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Angels' Cowgill beats A's with 14th-inning homer

The SportsXchange

ANAHEIM, Calif. -- Collin Cowgill wasn't the biggest or strongest player on the field Tuesday night at Angel Stadium, but at 5-foot-9, 185 pounds he was king for a day.

The reserve outfielder smacked a home run in the bottom of the 14th inning to lift the Los Angeles Angels to a 2-1 win over the Oakland A's.

The Angels earned their fifth win in a row, moving them to within 2 1/2 games of the division-leading A's in the American League West and giving them a chance to complete a three-game sweep Wednesday.

With two outs and nobody on base in the 14th, Cowgill hit a 1-2 pitch from left-hander Jeff Francis over the left field fence to win it.

"I think Collin is definitely playing with a lot of confidence, and he's evolving as a player," Angels manager Mike Scioscia said. "He's understanding some of the things to do in certain counts at the plate. He's getting on base, he's running the bases well, and he's playing great outfield. That's a tremendous hit he had tonight. It couldn't come at a better time.

"For a guy that's not 6-foot-4, 240 pounds, you see some pop in his bat."

Nearly as surprising as the home run from Cowgill was the fact that Oakland left fielder Yoenis Cespedes didn't catch it.

Cespedes was a one-man show in the eighth and ninth innings.

In the bottom of the eighth, with the game tied 1-1, the Angels had Howie Kendrick on first base when center fielder Mike Trout hit the ball into the left field corner.

Cespedes misplayed the ball initially, so Angels third base coach Gary DiSarcina sent Kendrick home. It appeared the Los Angeles second baseman would score easily, but Cespedes made a remarkable throw from the corner, the ball reaching catcher Derek Norris on the fly, and Kendrick was tagged out. It was Cespedes' major-league-leading eighth outfield assist of the season.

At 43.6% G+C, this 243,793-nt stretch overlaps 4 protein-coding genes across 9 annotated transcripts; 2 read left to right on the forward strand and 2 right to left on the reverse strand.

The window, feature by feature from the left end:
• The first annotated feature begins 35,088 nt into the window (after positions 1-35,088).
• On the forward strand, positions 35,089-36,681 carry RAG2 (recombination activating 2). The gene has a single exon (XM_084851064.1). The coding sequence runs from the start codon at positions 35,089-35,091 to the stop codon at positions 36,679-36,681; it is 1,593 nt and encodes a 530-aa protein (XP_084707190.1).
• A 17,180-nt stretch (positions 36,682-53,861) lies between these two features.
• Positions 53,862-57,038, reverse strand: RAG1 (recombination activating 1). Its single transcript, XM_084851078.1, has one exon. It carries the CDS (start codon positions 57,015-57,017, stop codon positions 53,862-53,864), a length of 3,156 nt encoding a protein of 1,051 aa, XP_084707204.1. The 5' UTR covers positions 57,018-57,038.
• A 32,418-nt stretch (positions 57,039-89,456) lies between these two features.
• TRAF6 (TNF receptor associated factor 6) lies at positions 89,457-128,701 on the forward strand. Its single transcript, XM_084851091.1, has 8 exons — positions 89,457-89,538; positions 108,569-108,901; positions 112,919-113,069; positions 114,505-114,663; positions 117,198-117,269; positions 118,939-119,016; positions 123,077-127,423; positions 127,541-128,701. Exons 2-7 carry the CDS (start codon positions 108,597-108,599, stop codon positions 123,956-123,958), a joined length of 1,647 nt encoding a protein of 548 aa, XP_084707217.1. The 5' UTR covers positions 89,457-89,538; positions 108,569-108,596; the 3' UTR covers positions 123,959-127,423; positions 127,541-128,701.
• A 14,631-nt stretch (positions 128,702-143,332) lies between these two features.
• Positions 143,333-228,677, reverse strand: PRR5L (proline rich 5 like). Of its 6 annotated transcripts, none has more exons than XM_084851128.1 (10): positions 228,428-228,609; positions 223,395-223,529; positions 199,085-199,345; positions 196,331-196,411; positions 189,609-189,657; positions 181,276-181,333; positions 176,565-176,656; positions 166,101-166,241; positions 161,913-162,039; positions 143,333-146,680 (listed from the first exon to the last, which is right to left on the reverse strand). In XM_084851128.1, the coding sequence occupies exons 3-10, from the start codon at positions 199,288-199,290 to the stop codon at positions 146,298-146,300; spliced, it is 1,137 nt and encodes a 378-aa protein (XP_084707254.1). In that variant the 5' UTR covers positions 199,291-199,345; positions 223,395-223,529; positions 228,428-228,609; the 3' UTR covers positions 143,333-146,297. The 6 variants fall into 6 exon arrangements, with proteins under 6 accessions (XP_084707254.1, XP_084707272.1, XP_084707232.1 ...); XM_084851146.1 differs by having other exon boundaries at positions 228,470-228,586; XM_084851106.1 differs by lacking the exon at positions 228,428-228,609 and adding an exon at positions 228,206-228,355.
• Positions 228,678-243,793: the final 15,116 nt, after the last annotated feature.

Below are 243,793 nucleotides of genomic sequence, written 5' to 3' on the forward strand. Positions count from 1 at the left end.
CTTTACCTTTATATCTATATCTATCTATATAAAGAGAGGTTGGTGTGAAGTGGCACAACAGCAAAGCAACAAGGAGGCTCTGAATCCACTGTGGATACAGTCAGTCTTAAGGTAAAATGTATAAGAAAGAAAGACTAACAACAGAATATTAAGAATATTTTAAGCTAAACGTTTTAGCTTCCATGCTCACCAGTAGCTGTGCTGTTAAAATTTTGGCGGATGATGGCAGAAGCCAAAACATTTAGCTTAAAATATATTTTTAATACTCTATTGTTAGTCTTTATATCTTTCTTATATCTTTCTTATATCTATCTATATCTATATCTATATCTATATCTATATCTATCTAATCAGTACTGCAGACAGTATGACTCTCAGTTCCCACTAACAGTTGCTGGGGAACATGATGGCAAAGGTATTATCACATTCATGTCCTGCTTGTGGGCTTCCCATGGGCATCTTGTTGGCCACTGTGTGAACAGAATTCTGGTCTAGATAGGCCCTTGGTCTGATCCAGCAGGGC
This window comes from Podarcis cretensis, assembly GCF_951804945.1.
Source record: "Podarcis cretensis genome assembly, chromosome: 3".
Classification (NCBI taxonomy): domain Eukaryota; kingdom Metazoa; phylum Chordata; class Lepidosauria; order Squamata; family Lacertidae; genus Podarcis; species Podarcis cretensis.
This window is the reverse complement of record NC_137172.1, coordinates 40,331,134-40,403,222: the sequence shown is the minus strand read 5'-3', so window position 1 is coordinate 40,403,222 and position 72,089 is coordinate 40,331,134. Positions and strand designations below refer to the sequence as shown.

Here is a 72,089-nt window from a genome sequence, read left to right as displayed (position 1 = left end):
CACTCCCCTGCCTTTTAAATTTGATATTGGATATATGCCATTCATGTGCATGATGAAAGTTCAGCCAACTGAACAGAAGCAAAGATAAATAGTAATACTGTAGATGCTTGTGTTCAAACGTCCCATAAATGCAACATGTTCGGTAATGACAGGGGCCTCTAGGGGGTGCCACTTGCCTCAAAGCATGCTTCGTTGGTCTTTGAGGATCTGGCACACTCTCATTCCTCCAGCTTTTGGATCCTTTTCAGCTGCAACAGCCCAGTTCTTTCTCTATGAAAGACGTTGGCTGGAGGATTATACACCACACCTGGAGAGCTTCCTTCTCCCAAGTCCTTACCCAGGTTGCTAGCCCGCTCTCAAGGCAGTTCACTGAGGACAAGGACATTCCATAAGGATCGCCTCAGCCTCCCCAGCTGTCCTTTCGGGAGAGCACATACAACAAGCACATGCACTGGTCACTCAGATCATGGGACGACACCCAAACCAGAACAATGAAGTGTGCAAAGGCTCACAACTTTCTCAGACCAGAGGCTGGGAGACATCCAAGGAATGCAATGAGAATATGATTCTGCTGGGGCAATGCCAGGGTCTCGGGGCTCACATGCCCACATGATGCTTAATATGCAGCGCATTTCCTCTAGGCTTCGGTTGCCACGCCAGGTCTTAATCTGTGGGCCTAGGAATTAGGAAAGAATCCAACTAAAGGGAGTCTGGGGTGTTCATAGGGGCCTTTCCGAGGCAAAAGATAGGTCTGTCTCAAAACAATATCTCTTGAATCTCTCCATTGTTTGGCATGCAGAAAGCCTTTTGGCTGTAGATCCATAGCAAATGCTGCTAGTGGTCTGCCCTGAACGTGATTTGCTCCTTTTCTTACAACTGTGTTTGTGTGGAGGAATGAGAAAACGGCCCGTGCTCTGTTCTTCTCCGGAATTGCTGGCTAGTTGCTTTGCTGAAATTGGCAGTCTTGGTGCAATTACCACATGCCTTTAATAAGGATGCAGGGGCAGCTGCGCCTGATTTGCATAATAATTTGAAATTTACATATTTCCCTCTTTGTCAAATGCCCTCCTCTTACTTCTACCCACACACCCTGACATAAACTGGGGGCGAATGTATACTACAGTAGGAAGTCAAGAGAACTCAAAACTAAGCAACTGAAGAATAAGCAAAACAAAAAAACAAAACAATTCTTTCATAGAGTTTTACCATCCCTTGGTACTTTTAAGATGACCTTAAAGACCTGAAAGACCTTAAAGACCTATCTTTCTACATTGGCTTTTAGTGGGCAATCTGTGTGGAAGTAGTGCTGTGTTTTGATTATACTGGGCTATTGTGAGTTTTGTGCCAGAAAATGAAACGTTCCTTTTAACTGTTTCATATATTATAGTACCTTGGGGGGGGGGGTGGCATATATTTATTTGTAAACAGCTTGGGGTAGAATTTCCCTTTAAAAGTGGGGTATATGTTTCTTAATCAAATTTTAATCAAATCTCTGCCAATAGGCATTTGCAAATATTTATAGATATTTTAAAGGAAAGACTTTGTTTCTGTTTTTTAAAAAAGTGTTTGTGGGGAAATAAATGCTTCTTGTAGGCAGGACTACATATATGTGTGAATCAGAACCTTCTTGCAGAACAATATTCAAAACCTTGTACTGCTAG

"You don't expect something like that," A's manager Bob Melvin said. "We know he's got a great throwing arm, but that was just ... there aren't too many guys in the game who have the arm strength to throw it the whole way on the fly, kind of on the run, off balance a little bit."

In the ninth, Cespedes led off with a single, went to second on a sacrifice by Norris, then stole third base, his first stolen base of the season.

Angels reliever Joe Smith, though, escaped by striking out first baseman Brandon Moss and getting designated hitter John Jaso on a grounder.

The Angels won the battle of bullpens, giving up one run in eight relief innings. Cory Rasmus (2-0), the last of six relievers, got the victory.

"These guys all came in and put up zeros and gave us a chance to get our offense going," Scioscia said. "We had a lot of opportunities, and fortunately Collin got the big hit late."

Francis (0-1) followed three other A's relievers who combined for five scoreless innings.

Los Angeles left-hander Hector Santiago and Oakland lefty Drew Pomeranz weren't involved in the decision after effective outings.

Santiago threw six scoreless innings, allowing three hits and a walk while striking out eight. Pomeranz gave up just the one unearned run in his seven innings. He permitted four hits and three walks, and he struck out two.

The Angels broke a scoreless tie with an unearned run in the sixth inning.

Trout led off with a walk, and first baseman Albert Pujols followed with a hard grounder to A's third baseman Josh Donaldson. Donaldson's throw to second base was low and skipped past second baseman Nick Punto, going into right field.

Trout took third and Pujols second on Donaldson's error, his fourth of the series.

Angels left fielder Josh Hamilton singled to right field, scoring Trout from third. Pujols, though, ran through DiSarcina's stop sign and was easily thrown out at the plate by Moss, who was then playing right field, for the first out of the inning.

Los Angeles third baseman David Freese then hit into an inning-ending double play.

"I think he got a little aggressive, that's it," Scioscia said of Pujols' attempt to score. "I think he thought the ball was in the gap and thought he could score."

NOTES: Angel Stadium maintenance crews spent part of Tuesday afternoon re-painting the yellow line atop the right field wall. Angels CF Mike Trout had a home run taken away by replay challenge in Monday's game even though the ball appeared to clear the top of the wall. The yellow line, however, had faded. ... Josh Donaldson made three errors in Monday's game, becoming the fourth Oakland third baseman to make at least three errors in a game, and the first since Marco Scutaro set the club record of four in 2007. With 13 errors this season, including one Tuesday, Donaldson leads all American League fielders.
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